A-Group (3500 – 2800 BC)
The dawn of civilisation 
At the end of the fourth millennium BC in Lower Nubia emerged a new culture, defined by archaeologists as group (or horizon) A. It originated from earlier Neolithic traditions of northern Sudan, although the process of its emergence must have been strongly influenced by the impulses from Upper Egypt where the foundations of the ancient pharaonic state were being established at the same time.  The society referred to as Group A consisted of small semi-nomadic groups inhabiting temporary camps. Apart from farming, they were involved in the exploitation of fossil deposits in the area of the Eastern Desert and in trade: wild animal skins, gold, ivory, ostrich eggs, feathers and precious ebony wood were exchanged for items produced in the area of what was to become Egypt – copper tools, weapons, food  (olive oil, honey, beer and cheese), and, above all, high quality pottery.

Elephantine – “Elephant’s Town”
The development of trade contributed to the richness of tribal chieftains and facilitated the penetration of Egyptian culture and religion into Nubia. Egyptians, in order to control exchange with the south, established a trading post on the island of Elephantine (ancient Abu, literally “Elephant’s town”; today it is part of the  city of Asuan). Another place of exchange was Chor Daud where archaeologists uncovered over 500 storage pits with imported Predynastic pottery. Interestingly, local pottery  imitating Egyptian vessels was almost equal in terms of quality to the original – the production of so called black-topped vessels initiated at that time would be continued for the next 1500 years. Richly equipped graves of local tribal chieftains unearthed at Sajala and Kustul indicate that this class derived the greatest benefits from the development of trade, which itself led to diffusing some elements of Egyptian culture and beliefs (such as depositing clay female figurins in graves).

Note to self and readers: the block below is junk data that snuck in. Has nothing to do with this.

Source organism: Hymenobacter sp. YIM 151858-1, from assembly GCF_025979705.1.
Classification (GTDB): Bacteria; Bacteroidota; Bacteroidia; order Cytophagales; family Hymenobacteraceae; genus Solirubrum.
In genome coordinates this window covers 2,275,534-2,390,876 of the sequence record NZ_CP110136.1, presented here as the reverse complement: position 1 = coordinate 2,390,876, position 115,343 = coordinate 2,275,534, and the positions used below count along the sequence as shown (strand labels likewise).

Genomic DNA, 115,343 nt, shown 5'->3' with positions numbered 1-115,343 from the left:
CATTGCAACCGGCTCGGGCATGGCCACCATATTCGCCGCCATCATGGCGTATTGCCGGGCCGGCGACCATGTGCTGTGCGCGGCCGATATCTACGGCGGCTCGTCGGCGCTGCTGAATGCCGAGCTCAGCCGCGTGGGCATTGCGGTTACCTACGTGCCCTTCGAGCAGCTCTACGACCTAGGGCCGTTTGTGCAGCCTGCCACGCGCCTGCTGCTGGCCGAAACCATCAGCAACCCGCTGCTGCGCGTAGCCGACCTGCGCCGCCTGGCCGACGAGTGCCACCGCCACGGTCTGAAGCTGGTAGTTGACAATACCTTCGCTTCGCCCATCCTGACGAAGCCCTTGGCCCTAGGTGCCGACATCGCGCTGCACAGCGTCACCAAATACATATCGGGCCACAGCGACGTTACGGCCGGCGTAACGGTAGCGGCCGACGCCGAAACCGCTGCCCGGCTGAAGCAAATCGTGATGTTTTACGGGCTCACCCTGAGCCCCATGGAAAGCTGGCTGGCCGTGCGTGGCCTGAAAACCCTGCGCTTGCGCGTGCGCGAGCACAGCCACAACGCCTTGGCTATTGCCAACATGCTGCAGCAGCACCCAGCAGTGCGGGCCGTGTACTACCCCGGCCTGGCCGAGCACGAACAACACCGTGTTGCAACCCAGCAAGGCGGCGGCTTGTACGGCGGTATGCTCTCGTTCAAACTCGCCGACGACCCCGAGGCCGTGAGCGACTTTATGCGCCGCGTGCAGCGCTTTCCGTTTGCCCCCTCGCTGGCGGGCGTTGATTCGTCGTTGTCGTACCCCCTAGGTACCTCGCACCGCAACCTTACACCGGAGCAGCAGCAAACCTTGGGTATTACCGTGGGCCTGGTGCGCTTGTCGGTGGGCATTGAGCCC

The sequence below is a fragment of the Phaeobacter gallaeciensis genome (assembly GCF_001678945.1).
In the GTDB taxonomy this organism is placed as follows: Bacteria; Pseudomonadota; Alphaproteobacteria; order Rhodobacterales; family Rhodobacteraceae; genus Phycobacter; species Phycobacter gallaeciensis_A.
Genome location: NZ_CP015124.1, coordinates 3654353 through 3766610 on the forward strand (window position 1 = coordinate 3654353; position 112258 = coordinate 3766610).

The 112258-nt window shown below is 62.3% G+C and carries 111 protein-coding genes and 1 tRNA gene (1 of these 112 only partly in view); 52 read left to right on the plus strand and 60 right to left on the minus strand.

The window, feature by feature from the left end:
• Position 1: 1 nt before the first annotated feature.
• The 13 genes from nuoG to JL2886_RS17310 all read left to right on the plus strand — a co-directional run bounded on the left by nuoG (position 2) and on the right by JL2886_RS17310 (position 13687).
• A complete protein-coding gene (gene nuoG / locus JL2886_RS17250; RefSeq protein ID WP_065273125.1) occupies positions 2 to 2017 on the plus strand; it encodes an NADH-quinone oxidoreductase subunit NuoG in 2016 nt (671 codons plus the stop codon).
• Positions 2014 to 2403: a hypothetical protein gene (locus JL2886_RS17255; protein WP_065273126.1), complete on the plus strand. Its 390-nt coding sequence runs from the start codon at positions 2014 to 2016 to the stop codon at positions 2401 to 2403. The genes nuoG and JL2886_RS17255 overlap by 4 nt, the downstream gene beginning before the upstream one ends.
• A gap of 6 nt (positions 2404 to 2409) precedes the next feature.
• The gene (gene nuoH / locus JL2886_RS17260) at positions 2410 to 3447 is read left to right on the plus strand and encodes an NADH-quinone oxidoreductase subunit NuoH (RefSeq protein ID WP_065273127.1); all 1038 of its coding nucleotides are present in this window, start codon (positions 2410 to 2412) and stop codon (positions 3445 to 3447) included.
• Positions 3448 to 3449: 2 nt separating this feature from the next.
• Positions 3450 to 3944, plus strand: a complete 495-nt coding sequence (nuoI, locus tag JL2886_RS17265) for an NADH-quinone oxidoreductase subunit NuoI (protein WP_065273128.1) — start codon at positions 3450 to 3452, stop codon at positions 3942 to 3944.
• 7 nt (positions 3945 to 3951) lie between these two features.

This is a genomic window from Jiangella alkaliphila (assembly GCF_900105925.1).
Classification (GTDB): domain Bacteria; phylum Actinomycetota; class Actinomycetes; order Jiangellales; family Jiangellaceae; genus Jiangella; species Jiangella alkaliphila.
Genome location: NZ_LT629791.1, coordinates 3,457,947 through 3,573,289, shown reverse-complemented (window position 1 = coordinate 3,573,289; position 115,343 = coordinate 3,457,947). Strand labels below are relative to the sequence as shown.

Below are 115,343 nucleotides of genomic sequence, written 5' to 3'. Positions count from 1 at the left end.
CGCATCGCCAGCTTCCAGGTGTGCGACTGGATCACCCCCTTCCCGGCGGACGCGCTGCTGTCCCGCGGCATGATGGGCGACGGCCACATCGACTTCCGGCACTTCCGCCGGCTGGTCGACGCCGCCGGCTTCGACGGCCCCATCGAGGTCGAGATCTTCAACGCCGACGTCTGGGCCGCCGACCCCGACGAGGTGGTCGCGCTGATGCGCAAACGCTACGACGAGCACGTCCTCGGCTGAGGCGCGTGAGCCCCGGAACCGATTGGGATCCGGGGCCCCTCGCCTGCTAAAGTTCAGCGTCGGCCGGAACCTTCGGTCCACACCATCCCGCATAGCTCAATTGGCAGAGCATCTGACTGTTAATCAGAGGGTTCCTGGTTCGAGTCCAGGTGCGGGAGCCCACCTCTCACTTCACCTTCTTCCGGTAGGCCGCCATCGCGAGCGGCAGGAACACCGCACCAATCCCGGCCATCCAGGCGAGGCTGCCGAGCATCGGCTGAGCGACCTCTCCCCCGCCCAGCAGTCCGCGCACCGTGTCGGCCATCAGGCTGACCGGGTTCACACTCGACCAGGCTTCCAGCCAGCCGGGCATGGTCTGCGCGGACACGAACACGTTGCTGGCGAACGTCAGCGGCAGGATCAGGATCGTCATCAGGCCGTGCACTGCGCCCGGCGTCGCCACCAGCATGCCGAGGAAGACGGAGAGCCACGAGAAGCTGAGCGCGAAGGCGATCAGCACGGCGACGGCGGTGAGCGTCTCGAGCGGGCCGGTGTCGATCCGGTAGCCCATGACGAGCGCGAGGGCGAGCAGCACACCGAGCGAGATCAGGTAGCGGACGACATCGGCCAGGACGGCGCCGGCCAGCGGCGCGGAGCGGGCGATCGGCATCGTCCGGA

In the time of Dynasty I (ca. 3000-2890 BC) the policy of Egyptian rulers towards the region stretching to the south of Elephantine changed dramatically.  An inscription carved on the tablet dating to as early as the time of pharaoh Aha mentions a victory over Ta-Seti land, i.e. the first nome of Upper Egypt (today’s northern Nubia). The war expedition led by his successor, Djer, reached the area of the Second Cataract; probably a famous rock grafitti at Gelebel near Wadi Halfa  depicting a defeated Nubian chieftain should be attributed to this campaign. In the result of such military raids, or maybe due to climatic changes, between 2900 and 2800 BC the communities of Group A abandoned their homeland and they moved probably to desert regions or to the south.